Measures should automatically kick-in when pollution spikes: NGT tells Delhi, neighbour states
National Green Tribunal told govts of Delhi, states to come up with an action plan comprising measures that would automatically come into forceUpdated: Nov 17, 2017 23:57 IST
The National Green Tribunal (NGT) on Friday directed Delhi and neighbouring states to frame an action plan that will kick in automatically when air quality deteriorates beyond ‘severe’, even as the AAP government sparred with a Supreme Court-appointed panel over the city’s deadly pollution levels.
The NGT move is expected to end a long process that involves the Supreme Court-appointed Environment Pollution (Prevention and Control) Authority passing orders when air quality turns severe. State governments and other agencies then pass their own orders to enforce pollution control measures under the Centre’s Graded Response Action Plan (GRAP).
Over the past fortnight, the Delhi government and EPCA have bickered several times – including on Friday – over possible pollution control measures even as the city reeled under a thick blanket of haze, the worst so far this winter.
“Steps to combat pollution should automatically come into play and should not depend upon the decision of government officials. The action plan should have reference and based upon GRAP, orders of the Supreme Court and orders passed by the NGT,” a bench headed by NGT chairperson Justice Swatanter Kumar said.
Air Quality Index (AQI) – which measures pollutants that can cause life-threatening ailments – is categorised in five levels between ‘good’ and ‘severe’. The last fortnight saw AQI levels in some parts of Delhi rise to 486 on a scale of 500.
As Delhi remained under “very poor” air for the third consecutive day on Friday, lieutenant governor Anil Baijal also held a high-level meeting to review measures enforced by agencies.
He directed that a ban on diesel generator sets and open waste burning should be stringently enforced, officials said. The Delhi metro was also asked to keep up with its increased frequency of trains.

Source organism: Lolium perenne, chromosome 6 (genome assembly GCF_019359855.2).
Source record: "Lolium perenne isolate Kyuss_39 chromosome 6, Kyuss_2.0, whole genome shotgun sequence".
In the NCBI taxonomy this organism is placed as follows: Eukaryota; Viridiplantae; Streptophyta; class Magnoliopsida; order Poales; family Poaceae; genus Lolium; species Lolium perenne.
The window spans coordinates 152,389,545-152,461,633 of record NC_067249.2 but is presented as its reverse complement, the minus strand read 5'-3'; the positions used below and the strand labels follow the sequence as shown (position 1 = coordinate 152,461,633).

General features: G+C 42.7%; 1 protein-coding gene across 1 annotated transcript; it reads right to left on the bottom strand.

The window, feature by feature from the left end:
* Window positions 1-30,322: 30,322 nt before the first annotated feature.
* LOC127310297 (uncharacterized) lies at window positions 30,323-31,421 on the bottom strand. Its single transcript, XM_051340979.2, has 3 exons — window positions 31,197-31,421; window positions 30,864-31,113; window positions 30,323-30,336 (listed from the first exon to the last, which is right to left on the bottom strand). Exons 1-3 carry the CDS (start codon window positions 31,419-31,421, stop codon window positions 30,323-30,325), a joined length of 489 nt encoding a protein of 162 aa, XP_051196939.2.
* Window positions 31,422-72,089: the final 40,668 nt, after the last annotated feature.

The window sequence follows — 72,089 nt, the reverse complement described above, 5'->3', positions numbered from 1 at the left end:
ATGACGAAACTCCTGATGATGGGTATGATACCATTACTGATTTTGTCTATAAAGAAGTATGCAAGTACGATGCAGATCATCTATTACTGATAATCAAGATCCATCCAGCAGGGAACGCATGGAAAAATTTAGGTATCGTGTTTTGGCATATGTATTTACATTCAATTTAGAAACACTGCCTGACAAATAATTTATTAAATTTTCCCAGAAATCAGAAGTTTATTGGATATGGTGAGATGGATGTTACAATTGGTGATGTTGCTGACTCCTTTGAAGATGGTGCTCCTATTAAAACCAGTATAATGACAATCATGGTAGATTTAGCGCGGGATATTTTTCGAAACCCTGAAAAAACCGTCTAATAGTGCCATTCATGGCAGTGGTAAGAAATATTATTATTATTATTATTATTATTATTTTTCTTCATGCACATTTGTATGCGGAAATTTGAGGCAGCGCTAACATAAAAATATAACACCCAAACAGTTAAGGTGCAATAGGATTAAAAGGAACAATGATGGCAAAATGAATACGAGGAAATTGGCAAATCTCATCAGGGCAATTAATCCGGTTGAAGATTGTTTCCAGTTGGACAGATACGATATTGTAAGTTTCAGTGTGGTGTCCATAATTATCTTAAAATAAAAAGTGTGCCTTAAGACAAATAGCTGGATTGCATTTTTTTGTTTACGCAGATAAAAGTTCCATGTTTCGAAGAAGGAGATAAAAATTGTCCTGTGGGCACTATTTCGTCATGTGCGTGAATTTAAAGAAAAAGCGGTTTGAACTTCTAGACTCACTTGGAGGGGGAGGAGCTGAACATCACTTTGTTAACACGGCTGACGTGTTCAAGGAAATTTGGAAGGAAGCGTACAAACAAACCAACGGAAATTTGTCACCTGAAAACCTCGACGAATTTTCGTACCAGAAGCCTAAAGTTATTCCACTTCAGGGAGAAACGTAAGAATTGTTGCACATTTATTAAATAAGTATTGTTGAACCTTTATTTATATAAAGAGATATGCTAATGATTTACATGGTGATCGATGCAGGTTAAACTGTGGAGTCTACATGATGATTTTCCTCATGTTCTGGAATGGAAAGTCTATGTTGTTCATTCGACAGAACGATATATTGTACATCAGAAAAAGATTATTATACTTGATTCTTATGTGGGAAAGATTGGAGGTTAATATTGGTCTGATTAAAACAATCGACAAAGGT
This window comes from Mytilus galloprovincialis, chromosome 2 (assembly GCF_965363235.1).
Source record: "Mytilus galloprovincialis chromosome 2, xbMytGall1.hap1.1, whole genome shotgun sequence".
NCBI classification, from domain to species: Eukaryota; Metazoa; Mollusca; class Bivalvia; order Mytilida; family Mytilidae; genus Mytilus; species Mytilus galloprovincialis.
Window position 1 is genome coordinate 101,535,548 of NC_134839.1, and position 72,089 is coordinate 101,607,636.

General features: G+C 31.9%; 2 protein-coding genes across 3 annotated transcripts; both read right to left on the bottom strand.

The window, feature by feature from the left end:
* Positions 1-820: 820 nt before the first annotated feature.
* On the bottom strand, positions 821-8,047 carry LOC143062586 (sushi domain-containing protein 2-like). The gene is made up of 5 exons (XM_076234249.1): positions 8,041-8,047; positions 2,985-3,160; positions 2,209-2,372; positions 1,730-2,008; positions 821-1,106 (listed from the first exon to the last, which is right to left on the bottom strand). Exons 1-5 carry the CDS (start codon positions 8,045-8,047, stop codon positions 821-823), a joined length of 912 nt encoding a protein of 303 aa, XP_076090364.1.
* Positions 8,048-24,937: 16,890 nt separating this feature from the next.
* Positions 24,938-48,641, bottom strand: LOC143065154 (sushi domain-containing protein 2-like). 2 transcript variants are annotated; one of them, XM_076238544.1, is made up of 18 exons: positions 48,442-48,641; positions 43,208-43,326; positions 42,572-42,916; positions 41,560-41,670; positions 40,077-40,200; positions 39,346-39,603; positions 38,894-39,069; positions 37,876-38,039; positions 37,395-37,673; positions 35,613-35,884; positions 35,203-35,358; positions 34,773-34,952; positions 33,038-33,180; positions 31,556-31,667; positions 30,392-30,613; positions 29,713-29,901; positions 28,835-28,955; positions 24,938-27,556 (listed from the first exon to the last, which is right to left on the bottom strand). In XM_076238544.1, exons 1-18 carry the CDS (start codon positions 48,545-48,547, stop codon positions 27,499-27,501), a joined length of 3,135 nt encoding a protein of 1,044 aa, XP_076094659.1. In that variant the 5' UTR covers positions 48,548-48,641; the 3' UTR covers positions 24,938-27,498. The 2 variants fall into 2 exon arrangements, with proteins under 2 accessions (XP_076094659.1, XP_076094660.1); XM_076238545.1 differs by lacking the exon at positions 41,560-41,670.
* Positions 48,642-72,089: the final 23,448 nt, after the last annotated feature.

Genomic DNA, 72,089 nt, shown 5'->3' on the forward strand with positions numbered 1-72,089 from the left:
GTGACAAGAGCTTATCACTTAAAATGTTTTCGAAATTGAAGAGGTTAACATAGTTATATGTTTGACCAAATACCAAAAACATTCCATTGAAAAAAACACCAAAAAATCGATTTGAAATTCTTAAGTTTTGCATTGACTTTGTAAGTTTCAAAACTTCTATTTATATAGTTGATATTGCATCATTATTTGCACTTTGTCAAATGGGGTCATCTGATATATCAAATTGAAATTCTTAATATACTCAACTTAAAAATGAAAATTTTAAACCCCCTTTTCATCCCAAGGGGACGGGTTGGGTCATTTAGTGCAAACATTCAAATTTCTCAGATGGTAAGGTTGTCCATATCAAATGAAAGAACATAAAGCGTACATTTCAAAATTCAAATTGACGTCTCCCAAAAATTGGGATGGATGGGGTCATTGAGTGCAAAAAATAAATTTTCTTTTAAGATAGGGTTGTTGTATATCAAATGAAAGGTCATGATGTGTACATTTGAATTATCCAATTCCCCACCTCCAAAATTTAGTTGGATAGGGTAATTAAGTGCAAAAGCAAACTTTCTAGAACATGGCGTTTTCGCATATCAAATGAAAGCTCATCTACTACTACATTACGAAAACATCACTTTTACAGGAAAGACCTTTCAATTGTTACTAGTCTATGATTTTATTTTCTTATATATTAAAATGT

But the meeting also saw chief minister Arvind Kejriwal and EPCA member Sunita Narain sparring over GRAP.
Kejriwal alleged that EPCA was not focusing on other NCR cities as much as it was on Delhi, sources said. He questioned the EPCA for not taking the issue of stubble burning with other states and the Centre.
Narain said the panel was trying to solve the problem instead of playing politics.
The panel’s chairman Bhure Lal also wrote a strongly worded letter to transport minister Kailash Gahlot asking him to stop “finger-pointing” and focus on augmenting Delhi’s public transport system.
“It is imperative that your government takes urgent steps to augment public transport. Only then we can ensure that emergency steps like odd-even are effective,” Lal said.
The dangerous pollution levels, described by Kejriwal as a “gas chamber”, prompted several emergency measures including closing down schools, suspending construction activities and sprinkling water on the most dusty areas of the city of 17 million.
The Delhi government had also made a four-fold hike in parking fee to deter people from using private vehicles but the NGT opposed the move, saying it was “not fulfilling the objective.”
The AQI on Friday saw a marginal slump to read 310 against Thursday’s 363. Though some parts of Delhi received a drizzle, scientists forecast that pollution levels could spike in the next 48 hours.
First Published: Nov 17, 2017 23:37 IST